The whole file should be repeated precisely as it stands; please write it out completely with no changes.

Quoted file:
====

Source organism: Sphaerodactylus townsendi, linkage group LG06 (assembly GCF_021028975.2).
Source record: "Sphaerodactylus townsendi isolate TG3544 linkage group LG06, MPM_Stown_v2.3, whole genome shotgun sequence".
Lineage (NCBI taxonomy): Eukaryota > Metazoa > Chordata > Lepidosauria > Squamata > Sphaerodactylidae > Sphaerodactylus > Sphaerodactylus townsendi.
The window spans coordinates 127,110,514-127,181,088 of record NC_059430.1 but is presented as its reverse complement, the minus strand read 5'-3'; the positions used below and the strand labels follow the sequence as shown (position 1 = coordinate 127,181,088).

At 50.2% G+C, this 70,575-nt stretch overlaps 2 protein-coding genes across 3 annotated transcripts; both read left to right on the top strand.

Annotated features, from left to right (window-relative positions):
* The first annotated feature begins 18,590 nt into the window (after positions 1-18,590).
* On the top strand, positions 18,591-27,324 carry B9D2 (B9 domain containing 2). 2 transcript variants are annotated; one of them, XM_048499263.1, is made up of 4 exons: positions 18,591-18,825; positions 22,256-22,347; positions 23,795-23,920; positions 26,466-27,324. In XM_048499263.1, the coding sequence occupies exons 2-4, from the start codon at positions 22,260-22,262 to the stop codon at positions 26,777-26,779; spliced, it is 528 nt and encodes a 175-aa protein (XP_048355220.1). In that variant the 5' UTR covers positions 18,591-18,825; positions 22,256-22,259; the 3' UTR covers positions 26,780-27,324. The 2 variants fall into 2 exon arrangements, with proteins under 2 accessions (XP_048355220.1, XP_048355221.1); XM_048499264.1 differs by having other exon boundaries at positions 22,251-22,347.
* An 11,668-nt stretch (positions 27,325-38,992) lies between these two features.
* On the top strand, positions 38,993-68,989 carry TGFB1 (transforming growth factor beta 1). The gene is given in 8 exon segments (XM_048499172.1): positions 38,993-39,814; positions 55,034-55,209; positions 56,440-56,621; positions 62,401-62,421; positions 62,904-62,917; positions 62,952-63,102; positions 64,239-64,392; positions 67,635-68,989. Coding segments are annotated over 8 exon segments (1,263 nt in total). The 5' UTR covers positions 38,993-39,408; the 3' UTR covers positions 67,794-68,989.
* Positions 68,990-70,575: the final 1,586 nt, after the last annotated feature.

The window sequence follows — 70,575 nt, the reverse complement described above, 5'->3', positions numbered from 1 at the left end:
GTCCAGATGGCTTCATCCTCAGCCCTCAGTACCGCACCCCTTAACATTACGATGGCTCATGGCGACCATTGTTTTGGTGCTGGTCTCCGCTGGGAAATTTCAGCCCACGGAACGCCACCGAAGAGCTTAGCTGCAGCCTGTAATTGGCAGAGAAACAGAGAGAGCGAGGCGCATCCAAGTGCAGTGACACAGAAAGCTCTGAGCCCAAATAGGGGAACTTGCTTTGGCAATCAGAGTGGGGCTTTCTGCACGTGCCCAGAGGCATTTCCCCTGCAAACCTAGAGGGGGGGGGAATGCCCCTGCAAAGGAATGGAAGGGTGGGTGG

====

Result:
Source organism: Sphaerodactylus townsendi, linkage group LG06 (assembly GCF_021028975.2).
Source record: "Sphaerodactylus townsendi isolate TG3544 linkage group LG06, MPM_Stown_v2.3, whole genome shotgun sequence".
Lineage (NCBI taxonomy): Eukaryota > Metazoa > Chordata > Lepidosauria > Squamata > Sphaerodactylidae > Sphaerodactylus > Sphaerodactylus townsendi.
The window spans coordinates 127,110,514-127,181,088 of record NC_059430.1 but is presented as its reverse complement, the minus strand read 5'-3'; the positions used below and the strand labels follow the sequence as shown (position 1 = coordinate 127,181,088).

At 50.2% G+C, this 70,575-nt stretch overlaps 2 protein-coding genes across 3 annotated transcripts; both read left to right on the top strand.

Annotated features, from left to right (window-relative positions):
* The first annotated feature begins 18,590 nt into the window (after positions 1-18,590).
* On the top strand, positions 18,591-27,324 carry B9D2 (B9 domain containing 2). 2 transcript variants are annotated; one of them, XM_048499263.1, is made up of 4 exons: positions 18,591-18,825; positions 22,256-22,347; positions 23,795-23,920; positions 26,466-27,324. In XM_048499263.1, the coding sequence occupies exons 2-4, from the start codon at positions 22,260-22,262 to the stop codon at positions 26,777-26,779; spliced, it is 528 nt and encodes a 175-aa protein (XP_048355220.1). In that variant the 5' UTR covers positions 18,591-18,825; positions 22,256-22,259; the 3' UTR covers positions 26,780-27,324. The 2 variants fall into 2 exon arrangements, with proteins under 2 accessions (XP_048355220.1, XP_048355221.1); XM_048499264.1 differs by having other exon boundaries at positions 22,251-22,347.
* An 11,668-nt stretch (positions 27,325-38,992) lies between these two features.
* On the top strand, positions 38,993-68,989 carry TGFB1 (transforming growth factor beta 1). The gene is given in 8 exon segments (XM_048499172.1): positions 38,993-39,814; positions 55,034-55,209; positions 56,440-56,621; positions 62,401-62,421; positions 62,904-62,917; positions 62,952-63,102; positions 64,239-64,392; positions 67,635-68,989. Coding segments are annotated over 8 exon segments (1,263 nt in total). The 5' UTR covers positions 38,993-39,408; the 3' UTR covers positions 67,794-68,989.
* Positions 68,990-70,575: the final 1,586 nt, after the last annotated feature.

The window sequence follows — 70,575 nt, the reverse complement described above, 5'->3', positions numbered from 1 at the left end:
GTCCAGATGGCTTCATCCTCAGCCCTCAGTACCGCACCCCTTAACATTACGATGGCTCATGGCGACCATTGTTTTGGTGCTGGTCTCCGCTGGGAAATTTCAGCCCACGGAACGCCACCGAAGAGCTTAGCTGCAGCCTGTAATTGGCAGAGAAACAGAGAGAGCGAGGCGCATCCAAGTGCAGTGACACAGAAAGCTCTGAGCCCAAATAGGGGAACTTGCTTTGGCAATCAGAGTGGGGCTTTCTGCACGTGCCCAGAGGCATTTCCCCTGCAAACCTAGAGGGGGGGGGAATGCCCCTGCAAAGGAATGGAAGGGTGGGTGG